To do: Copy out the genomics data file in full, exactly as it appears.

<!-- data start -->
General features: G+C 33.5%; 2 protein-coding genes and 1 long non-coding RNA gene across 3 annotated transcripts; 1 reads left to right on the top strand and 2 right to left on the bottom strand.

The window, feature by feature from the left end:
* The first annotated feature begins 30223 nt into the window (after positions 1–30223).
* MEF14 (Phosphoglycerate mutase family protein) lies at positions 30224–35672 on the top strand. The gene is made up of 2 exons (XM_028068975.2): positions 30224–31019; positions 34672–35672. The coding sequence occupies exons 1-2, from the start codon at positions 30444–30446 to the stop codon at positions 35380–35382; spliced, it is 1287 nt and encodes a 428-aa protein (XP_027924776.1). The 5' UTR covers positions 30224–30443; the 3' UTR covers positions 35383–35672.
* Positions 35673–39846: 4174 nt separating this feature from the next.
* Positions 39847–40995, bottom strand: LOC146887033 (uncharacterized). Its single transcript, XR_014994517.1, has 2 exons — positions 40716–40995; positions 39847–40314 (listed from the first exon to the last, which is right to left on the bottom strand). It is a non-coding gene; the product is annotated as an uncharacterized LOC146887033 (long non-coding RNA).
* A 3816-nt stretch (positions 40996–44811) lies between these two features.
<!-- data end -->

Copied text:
General features: G+C 33.5%; 2 protein-coding genes and 1 long non-coding RNA gene across 3 annotated transcripts; 1 reads left to right on the top strand and 2 right to left on the bottom strand.

The window, feature by feature from the left end:
* The first annotated feature begins 30223 nt into the window (after positions 1–30223).
* MEF14 (Phosphoglycerate mutase family protein) lies at positions 30224–35672 on the top strand. The gene is made up of 2 exons (XM_028068975.2): positions 30224–31019; positions 34672–35672. The coding sequence occupies exons 1-2, from the start codon at positions 30444–30446 to the stop codon at positions 35380–35382; spliced, it is 1287 nt and encodes a 428-aa protein (XP_027924776.1). The 5' UTR covers positions 30224–30443; the 3' UTR covers positions 35383–35672.
* Positions 35673–39846: 4174 nt separating this feature from the next.
* Positions 39847–40995, bottom strand: LOC146887033 (uncharacterized). Its single transcript, XR_014994517.1, has 2 exons — positions 40716–40995; positions 39847–40314 (listed from the first exon to the last, which is right to left on the bottom strand). It is a non-coding gene; the product is annotated as an uncharacterized LOC146887033 (long non-coding RNA).
* A 3816-nt stretch (positions 40996–44811) lies between these two features.